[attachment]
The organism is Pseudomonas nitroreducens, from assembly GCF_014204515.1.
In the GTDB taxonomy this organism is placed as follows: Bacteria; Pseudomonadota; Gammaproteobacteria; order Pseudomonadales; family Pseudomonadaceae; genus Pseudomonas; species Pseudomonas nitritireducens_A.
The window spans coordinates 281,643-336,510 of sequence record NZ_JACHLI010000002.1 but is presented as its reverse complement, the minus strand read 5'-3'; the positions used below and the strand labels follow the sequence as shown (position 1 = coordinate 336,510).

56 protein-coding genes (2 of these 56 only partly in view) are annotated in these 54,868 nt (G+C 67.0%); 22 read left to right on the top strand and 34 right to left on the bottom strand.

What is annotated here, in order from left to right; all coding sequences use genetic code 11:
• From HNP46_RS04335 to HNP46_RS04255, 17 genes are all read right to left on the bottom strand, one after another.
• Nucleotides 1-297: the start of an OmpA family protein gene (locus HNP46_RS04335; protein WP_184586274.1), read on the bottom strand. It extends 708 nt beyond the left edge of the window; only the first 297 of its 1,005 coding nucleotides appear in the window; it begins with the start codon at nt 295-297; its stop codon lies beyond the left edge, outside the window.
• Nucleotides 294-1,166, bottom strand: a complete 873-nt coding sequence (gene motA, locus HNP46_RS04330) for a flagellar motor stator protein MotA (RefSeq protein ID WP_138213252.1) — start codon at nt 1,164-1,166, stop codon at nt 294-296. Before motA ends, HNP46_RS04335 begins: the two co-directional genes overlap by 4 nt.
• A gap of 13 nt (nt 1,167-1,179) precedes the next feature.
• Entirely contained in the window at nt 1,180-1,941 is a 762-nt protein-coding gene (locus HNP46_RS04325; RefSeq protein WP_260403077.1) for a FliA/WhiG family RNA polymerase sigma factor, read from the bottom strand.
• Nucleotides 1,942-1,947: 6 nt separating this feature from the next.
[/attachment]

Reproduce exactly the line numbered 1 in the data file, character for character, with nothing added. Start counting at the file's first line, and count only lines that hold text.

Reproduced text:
The organism is Pseudomonas nitroreducens, from assembly GCF_014204515.1.